In news that likely will surprise few: The Jets are not expected to have an explosive offense. No, not even when the Wildcat offense is unveiled with Tim Tebow.
As it has, the team will be reliant on its defense, and perhaps even more so this year than in the last three seasons.
Rex Ryan conceded that – though indirectly – during his press conference Wednesday. The coach, in speaking about the old Ravens teams on which he was an assistant, said one unit would sometimes have to pick the others up. Baltimore’s Super Bowl-winning team in 2000 was a prime example, he said.
“We went five straight games without scoring an offensive touchdown, and I think we won two of those games,” Ryan said “That’s where you talk about a defense can pick up an offense.”
Actually, they were even better than Ryan’s memory credited them. The Ray Lewis and Chris McAlister-led Ravens defense carried the team to wins in each of those five games, though they weren’t in consecutive weeks.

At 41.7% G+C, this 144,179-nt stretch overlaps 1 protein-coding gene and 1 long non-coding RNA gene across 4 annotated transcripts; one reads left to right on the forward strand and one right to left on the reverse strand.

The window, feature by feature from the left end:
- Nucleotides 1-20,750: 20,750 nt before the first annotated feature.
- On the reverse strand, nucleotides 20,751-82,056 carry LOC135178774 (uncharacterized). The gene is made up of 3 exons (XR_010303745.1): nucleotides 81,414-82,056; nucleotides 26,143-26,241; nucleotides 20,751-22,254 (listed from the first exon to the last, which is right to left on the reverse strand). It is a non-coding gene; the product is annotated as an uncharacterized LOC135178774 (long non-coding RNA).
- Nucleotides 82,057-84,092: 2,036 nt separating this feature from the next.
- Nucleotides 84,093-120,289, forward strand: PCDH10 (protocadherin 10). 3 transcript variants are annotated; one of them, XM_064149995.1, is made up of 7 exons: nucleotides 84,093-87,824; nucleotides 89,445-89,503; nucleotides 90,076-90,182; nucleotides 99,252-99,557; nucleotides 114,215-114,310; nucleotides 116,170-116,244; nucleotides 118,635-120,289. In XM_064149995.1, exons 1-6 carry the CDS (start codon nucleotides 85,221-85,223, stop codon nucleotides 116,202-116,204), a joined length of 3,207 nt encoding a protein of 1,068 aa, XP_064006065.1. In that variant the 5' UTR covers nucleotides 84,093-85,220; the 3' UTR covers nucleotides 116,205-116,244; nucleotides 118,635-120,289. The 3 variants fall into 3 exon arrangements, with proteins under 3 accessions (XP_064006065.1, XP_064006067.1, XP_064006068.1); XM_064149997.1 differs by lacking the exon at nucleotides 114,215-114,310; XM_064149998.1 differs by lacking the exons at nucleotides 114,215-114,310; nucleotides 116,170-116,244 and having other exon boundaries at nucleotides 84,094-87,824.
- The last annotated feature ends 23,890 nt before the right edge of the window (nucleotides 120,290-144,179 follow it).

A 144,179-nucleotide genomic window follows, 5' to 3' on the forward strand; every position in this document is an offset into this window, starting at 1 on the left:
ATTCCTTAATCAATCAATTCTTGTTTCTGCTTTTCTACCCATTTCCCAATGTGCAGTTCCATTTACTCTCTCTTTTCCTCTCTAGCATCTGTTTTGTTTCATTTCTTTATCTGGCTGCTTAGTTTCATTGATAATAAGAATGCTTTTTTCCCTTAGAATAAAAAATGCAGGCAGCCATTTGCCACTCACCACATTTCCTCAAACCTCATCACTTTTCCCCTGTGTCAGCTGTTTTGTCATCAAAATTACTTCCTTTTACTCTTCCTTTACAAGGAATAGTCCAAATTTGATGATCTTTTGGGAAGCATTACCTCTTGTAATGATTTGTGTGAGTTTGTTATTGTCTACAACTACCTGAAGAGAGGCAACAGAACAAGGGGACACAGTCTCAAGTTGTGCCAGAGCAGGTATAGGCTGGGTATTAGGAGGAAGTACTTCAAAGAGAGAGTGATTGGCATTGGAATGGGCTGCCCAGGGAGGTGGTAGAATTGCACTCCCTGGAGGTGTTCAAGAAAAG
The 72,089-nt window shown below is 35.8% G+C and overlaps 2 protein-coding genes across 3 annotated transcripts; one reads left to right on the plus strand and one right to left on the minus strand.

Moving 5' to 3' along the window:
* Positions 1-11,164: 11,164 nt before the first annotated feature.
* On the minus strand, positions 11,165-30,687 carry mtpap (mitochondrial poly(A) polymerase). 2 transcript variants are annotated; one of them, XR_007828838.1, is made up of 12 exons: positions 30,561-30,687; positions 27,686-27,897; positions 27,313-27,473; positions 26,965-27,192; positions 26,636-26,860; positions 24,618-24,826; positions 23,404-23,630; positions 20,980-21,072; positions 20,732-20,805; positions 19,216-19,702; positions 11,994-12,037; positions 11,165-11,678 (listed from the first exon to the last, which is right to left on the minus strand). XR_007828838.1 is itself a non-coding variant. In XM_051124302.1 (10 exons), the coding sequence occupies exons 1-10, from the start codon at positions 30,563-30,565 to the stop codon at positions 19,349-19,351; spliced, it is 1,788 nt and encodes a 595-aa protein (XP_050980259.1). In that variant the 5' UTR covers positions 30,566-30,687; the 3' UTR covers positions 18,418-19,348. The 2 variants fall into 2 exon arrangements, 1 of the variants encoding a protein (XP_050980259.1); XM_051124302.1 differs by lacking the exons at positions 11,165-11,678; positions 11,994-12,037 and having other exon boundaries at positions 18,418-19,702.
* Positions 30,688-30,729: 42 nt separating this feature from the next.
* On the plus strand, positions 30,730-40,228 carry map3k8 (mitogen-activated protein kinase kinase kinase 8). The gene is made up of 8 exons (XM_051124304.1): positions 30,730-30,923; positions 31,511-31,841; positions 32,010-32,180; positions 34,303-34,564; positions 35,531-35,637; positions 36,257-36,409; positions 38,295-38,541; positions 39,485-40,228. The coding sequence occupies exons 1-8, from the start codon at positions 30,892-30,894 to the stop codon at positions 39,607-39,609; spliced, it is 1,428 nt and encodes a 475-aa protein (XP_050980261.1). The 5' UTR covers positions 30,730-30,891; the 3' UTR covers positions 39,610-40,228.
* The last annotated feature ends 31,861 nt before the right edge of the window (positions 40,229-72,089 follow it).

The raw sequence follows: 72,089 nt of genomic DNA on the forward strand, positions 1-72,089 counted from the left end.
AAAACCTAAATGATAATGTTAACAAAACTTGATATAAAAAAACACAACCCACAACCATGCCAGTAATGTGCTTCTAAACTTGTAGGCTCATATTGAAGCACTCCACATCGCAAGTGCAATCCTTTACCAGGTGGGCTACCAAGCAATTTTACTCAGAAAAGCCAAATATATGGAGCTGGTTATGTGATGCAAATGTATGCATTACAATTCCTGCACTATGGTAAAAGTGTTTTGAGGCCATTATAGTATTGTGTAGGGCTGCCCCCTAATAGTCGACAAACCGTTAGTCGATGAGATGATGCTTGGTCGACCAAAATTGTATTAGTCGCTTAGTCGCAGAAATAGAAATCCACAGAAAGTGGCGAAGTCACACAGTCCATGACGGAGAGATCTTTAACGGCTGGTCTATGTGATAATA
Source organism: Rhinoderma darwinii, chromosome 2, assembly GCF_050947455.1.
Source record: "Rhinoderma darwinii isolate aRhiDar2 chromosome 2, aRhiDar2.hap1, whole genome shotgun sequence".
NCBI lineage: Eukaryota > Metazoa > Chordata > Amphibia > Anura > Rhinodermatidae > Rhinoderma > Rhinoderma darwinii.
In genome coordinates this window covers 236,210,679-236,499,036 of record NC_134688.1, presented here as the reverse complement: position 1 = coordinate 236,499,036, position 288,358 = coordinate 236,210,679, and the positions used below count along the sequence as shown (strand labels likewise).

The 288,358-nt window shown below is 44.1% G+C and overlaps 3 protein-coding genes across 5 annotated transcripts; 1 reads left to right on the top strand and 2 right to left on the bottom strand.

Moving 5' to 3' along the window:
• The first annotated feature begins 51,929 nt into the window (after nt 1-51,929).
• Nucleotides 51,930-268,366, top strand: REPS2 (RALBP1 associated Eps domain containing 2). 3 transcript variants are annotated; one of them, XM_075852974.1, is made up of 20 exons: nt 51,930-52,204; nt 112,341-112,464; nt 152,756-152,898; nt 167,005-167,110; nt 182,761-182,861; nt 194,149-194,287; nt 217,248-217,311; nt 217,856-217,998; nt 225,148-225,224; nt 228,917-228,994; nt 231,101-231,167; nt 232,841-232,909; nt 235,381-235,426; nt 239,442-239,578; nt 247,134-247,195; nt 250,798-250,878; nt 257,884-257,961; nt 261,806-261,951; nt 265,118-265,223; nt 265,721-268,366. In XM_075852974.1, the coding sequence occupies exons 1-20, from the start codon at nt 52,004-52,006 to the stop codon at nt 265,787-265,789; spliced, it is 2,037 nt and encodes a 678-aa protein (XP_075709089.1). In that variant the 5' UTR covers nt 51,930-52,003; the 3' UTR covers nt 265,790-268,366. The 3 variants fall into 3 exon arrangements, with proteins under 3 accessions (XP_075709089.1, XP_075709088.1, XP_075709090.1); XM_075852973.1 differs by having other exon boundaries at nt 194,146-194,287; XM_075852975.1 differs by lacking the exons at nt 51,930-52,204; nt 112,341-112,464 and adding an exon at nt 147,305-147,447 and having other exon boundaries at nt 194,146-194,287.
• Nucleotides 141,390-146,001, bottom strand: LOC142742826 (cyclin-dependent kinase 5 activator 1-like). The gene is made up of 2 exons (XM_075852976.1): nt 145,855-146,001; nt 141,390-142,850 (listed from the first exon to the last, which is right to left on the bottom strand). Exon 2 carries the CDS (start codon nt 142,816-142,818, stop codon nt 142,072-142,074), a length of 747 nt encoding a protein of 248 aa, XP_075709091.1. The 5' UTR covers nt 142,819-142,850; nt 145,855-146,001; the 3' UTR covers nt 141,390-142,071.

That season, quarterback Tony Banks threw for 1,578 yards with eight touchdowns and eight interceptions. And, as Ryan playfully pointed out, five of Banks’ touchdowns came in one game – a 39-36 victory over the Jaguars. Trent Dilfer, who went on to be Super Bowl MVP, had 12 touchdowns and 11 interceptions in 11 games. But the defense forced 49 turnovers, held opponents to an NFL-record low 165 points, and rookie Jamal Lewis ran for 1,364 yards, and Jermaine Lewis was a dynamic return man. The defense was praised – and rightfully so – but it was a collective effort.
That sounds good, but it might be a stretch to expect this Jets defense to set the NFL record for fewest points allowed in a season. That, and the league has changed quite a bit in the last decade. It’s increasingly difficult to contain offenses with rules changes and ever-expanding playbooks; quarterbacks throwing for 4,000 yards becoming commonplace.
Ryan said it goes both ways, though. “You can look at any team that’s had success and both sides will pick each other up during the course of a season,” the coach said. “That’s the way you try to build your team.”
But could resentment be fostered (and fester) between an offense and defense on a team where the imbalance could be very pronounced? “We’re a team,” Ryan said. “When you look at it, that’s the main thing. You play to the strength of your team.”
Ryan said the old Ravens defense couldn’t have set records that season without the offense’s contributions, which included going run-heavy on offense to drain the clock with a lead and keep the defense rested.
“You don’t focus on the statistics offensively,” Ryan said. “You focus on the wins.”